Spirit's responses to commands sent this morning confirm a theory developed overnight that the problem is related to the rover's two "flash" memories or software controlling those memories.
"The rover has been upgraded from critical to serious," said Mars Exploration Rover Project Manager Peter Theisinger at NASA's Jet Propulsion Laboratory, Pasadena, Calif. Significant work is still ahead for restoring Spirit, he predicted.
Spirit has 256 megabytes of flash memory, a type commonly used on gear such as digital cameras for holding data even
when the power is off. Engineers confirmed this morning that Spirit's recent symptoms are related to the flash memory
when they commanded the rover to boot up and utilize its random-access memory instead of flash memory. The rover then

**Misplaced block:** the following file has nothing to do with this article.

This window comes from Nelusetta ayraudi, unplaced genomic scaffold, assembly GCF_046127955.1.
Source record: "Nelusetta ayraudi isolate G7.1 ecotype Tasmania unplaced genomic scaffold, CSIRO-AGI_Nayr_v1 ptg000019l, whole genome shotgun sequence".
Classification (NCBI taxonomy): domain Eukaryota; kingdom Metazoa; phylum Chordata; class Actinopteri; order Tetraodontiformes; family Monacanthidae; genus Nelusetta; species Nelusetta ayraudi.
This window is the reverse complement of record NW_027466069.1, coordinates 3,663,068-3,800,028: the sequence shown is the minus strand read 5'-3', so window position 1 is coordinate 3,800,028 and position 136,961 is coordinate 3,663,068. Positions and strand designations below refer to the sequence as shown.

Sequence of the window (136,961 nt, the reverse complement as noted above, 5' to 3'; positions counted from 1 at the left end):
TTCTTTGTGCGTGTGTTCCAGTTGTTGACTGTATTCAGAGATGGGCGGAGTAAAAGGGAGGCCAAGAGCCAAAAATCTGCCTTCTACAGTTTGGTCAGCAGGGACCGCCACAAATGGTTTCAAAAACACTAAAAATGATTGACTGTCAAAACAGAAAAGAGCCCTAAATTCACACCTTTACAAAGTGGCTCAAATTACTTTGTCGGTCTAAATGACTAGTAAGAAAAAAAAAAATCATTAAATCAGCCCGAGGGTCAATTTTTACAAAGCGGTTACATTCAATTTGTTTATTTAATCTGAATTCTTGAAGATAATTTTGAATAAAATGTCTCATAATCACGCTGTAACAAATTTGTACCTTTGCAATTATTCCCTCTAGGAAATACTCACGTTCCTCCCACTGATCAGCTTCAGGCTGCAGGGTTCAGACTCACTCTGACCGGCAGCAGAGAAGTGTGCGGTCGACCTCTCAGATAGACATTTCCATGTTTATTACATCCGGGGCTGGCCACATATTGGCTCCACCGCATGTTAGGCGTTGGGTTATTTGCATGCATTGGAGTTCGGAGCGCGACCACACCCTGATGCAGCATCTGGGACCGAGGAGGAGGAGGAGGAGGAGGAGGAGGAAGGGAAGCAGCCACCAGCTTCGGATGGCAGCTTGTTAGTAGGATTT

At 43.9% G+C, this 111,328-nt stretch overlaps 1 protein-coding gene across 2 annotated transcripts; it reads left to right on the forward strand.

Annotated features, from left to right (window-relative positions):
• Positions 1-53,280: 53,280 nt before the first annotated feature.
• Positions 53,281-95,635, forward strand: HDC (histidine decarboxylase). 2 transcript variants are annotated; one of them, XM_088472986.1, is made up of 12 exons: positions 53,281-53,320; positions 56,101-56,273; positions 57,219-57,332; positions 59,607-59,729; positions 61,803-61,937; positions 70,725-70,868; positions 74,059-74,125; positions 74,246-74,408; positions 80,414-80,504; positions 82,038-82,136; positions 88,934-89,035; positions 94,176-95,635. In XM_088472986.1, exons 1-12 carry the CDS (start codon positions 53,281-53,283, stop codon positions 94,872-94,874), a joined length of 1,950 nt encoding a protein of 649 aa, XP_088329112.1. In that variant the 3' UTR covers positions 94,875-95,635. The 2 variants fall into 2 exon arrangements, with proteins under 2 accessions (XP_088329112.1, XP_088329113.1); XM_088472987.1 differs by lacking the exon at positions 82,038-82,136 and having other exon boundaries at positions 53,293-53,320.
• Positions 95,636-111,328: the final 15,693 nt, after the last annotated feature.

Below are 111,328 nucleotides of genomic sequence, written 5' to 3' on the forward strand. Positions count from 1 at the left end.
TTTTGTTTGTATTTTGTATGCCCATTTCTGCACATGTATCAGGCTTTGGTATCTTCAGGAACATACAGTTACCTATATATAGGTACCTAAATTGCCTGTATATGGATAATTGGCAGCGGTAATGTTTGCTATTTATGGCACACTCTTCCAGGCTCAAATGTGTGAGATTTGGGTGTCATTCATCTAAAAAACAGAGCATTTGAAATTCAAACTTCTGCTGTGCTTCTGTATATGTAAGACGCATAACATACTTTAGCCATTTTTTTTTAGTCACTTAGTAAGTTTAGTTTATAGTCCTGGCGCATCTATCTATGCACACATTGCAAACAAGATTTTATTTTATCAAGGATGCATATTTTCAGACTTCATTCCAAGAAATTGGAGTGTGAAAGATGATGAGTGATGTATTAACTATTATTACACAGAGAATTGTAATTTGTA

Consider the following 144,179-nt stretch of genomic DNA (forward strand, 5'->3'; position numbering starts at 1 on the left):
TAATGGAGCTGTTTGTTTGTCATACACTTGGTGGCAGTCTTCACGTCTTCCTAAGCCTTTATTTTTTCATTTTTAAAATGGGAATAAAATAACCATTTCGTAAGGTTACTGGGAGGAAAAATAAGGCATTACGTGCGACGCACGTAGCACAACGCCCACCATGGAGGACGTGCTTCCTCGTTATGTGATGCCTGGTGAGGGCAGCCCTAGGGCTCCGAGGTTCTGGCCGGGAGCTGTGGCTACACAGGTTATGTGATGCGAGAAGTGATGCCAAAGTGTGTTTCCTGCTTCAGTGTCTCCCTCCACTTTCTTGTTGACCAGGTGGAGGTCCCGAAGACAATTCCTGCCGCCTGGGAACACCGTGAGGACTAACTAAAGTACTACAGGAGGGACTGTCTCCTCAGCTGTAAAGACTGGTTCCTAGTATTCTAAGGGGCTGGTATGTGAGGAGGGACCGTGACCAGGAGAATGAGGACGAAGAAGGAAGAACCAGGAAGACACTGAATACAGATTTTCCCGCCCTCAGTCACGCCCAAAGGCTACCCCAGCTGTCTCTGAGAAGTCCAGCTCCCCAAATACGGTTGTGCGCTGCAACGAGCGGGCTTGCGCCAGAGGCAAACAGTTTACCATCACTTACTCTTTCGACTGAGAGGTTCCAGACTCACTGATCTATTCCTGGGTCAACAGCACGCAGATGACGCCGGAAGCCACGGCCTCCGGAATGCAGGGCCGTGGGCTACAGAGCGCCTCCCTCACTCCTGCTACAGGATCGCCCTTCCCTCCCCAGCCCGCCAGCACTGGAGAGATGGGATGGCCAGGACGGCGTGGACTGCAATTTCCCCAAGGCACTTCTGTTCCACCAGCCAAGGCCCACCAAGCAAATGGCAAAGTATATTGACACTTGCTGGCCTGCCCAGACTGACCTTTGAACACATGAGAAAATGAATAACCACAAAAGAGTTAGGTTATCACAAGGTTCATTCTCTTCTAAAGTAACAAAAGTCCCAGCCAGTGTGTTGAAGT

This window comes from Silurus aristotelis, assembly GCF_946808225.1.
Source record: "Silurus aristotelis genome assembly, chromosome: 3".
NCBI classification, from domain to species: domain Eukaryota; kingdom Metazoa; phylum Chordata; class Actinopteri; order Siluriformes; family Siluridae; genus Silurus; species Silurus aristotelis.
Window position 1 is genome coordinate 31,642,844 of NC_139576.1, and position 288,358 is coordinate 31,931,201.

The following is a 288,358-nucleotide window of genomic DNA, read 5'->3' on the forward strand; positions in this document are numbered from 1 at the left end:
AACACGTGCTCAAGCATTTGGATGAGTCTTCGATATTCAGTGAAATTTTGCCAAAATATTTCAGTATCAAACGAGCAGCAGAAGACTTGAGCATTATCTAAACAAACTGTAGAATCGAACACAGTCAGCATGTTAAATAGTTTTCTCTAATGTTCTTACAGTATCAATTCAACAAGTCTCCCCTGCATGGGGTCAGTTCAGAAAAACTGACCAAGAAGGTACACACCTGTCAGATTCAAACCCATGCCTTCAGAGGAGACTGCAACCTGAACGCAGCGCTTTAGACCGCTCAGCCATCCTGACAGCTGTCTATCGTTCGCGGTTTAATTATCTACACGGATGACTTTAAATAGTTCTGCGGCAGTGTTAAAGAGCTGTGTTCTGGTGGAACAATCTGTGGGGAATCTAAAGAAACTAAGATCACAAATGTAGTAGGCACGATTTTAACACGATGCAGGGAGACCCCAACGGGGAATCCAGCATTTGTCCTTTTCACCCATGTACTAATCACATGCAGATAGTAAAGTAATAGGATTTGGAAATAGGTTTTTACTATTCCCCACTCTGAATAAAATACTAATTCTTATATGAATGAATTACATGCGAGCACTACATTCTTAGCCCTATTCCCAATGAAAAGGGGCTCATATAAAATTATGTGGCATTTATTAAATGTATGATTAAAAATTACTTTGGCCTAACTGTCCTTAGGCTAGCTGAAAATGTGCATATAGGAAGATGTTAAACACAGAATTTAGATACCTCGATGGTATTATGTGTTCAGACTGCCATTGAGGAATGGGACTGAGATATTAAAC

obeyed commands about communicating and going into sleep mode. Spirit communicated successfully at 120 bits per second for
nearly an hour.
"We have a vehicle that is stable in power and thermal, and we have a working hypothesis we have confirmed," Theisinger said. By commanding Spirit each morning into a mode that avoids using flash memory, engineers plan to get it to communicate at a higher data rate, to diagnose the root cause of the problem and develop ways to restore as much functioning as possible.
The work on restoring Spirit is not expected to slow the steps in getting Opportunity ready to roll off its lander platform if Opportunity lands safely. For Spirit, those steps took 12 days.
The rovers' main task is to explore their landing sites for evidence in the rocks and soil about whether the sites' past environments were ever watery and possibly suitable for sustaining life.